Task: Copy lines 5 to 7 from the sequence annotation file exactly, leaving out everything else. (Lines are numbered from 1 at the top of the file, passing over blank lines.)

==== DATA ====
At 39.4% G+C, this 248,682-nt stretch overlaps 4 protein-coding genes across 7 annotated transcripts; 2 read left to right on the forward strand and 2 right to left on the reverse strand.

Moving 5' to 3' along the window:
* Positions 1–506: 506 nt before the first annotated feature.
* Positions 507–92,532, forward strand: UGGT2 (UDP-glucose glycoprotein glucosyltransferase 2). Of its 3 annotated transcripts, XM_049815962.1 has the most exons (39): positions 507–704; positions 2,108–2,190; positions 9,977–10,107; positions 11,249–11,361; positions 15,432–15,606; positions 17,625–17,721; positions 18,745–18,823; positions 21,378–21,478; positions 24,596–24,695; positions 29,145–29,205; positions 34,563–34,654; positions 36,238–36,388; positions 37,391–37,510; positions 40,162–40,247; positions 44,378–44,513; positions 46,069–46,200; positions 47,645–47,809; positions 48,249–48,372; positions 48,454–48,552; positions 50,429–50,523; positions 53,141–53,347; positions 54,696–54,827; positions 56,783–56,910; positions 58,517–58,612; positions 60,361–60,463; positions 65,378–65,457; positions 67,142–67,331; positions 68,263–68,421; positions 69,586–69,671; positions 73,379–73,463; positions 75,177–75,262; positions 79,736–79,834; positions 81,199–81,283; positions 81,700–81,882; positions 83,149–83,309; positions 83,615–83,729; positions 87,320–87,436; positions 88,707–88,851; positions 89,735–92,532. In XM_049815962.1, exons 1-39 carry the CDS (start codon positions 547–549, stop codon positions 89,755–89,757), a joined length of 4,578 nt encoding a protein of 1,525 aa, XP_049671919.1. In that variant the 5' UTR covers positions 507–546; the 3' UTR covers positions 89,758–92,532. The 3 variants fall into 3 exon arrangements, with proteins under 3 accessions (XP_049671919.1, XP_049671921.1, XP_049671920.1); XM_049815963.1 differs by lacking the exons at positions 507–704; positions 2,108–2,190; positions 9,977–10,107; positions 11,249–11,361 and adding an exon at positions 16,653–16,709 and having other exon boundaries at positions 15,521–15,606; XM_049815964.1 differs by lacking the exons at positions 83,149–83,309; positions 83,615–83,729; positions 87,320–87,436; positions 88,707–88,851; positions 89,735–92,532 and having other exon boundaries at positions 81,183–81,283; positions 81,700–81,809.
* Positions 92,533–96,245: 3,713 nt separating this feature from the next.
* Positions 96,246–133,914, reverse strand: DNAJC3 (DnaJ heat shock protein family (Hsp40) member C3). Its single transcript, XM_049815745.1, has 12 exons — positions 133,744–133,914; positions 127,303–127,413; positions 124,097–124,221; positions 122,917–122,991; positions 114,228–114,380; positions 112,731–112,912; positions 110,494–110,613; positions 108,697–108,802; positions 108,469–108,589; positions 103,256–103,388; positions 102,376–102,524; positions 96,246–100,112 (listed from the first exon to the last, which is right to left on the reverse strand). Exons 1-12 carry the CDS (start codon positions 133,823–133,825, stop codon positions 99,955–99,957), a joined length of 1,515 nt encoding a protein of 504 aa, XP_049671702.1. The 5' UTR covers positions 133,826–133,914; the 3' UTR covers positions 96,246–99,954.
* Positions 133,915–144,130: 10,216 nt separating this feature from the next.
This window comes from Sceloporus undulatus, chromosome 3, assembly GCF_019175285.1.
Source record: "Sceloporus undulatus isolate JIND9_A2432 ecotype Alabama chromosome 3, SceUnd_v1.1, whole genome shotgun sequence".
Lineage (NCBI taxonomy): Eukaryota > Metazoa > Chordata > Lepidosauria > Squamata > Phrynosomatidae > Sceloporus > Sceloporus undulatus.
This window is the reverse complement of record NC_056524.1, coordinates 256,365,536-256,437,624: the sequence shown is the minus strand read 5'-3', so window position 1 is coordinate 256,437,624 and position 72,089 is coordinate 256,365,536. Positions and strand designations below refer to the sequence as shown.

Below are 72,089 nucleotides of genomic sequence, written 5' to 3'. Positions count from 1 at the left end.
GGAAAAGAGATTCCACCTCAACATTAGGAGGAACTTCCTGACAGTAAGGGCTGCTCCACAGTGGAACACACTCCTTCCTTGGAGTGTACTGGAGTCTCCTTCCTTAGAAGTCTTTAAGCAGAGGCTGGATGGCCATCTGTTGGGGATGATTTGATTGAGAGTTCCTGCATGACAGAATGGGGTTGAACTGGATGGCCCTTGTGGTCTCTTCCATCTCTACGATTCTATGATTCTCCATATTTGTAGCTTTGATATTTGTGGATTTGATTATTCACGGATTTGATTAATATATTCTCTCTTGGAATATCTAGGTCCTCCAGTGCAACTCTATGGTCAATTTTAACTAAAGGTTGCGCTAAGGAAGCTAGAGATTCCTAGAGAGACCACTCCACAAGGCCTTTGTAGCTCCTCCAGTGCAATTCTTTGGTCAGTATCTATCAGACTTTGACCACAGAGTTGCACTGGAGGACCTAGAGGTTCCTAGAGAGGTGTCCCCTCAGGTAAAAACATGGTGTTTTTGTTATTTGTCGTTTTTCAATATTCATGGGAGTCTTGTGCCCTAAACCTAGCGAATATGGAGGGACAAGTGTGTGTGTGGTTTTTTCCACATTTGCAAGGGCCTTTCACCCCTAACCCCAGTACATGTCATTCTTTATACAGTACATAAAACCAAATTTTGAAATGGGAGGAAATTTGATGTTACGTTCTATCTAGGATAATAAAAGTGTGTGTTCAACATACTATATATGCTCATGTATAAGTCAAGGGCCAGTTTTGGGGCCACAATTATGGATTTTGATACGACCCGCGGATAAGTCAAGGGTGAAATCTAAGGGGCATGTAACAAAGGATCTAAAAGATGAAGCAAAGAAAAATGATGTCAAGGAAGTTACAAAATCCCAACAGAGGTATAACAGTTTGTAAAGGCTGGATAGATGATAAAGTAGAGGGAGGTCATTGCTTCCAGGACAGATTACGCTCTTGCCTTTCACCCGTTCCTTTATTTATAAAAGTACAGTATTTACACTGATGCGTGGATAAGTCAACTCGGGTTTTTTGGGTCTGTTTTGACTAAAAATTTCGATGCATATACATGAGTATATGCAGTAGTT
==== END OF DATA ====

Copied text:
* Positions 92,533–96,245: 3,713 nt separating this feature from the next.
* Positions 96,246–133,914, reverse strand: DNAJC3 (DnaJ heat shock protein family (Hsp40) member C3). Its single transcript, XM_049815745.1, has 12 exons — positions 133,744–133,914; positions 127,303–127,413; positions 124,097–124,221; positions 122,917–122,991; positions 114,228–114,380; positions 112,731–112,912; positions 110,494–110,613; positions 108,697–108,802; positions 108,469–108,589; positions 103,256–103,388; positions 102,376–102,524; positions 96,246–100,112 (listed from the first exon to the last, which is right to left on the reverse strand). Exons 1-12 carry the CDS (start codon positions 133,823–133,825, stop codon positions 99,955–99,957), a joined length of 1,515 nt encoding a protein of 504 aa, XP_049671702.1. The 5' UTR covers positions 133,826–133,914; the 3' UTR covers positions 96,246–99,954.
* Positions 133,915–144,130: 10,216 nt separating this feature from the next.